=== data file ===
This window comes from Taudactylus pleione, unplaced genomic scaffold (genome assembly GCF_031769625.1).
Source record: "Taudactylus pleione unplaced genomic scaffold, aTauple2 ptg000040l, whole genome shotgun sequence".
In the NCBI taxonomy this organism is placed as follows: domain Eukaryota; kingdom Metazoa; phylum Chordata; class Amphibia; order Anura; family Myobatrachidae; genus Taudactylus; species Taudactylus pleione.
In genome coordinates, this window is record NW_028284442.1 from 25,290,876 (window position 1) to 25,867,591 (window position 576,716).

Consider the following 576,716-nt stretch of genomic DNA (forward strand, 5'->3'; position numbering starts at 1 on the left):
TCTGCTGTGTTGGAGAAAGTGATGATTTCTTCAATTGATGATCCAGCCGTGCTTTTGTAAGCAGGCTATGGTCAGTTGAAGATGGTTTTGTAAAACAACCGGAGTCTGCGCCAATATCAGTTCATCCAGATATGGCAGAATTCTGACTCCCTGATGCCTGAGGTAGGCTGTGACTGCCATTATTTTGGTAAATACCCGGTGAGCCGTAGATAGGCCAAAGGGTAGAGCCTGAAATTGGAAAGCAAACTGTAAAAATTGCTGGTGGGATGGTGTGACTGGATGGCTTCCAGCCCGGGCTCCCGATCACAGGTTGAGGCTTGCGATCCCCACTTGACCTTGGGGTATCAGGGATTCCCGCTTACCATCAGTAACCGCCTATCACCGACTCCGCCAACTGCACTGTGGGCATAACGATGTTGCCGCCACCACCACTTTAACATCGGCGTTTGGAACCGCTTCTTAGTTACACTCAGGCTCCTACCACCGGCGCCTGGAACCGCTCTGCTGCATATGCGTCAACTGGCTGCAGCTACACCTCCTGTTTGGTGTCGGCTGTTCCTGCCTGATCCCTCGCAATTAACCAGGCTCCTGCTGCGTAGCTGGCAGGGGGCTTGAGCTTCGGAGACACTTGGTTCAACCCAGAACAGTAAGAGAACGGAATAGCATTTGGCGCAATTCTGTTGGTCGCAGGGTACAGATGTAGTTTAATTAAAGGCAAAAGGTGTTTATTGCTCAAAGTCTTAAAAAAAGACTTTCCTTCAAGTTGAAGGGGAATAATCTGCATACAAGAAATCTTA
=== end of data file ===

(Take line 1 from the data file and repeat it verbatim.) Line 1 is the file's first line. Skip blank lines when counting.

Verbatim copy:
This window comes from Taudactylus pleione, unplaced genomic scaffold (genome assembly GCF_031769625.1).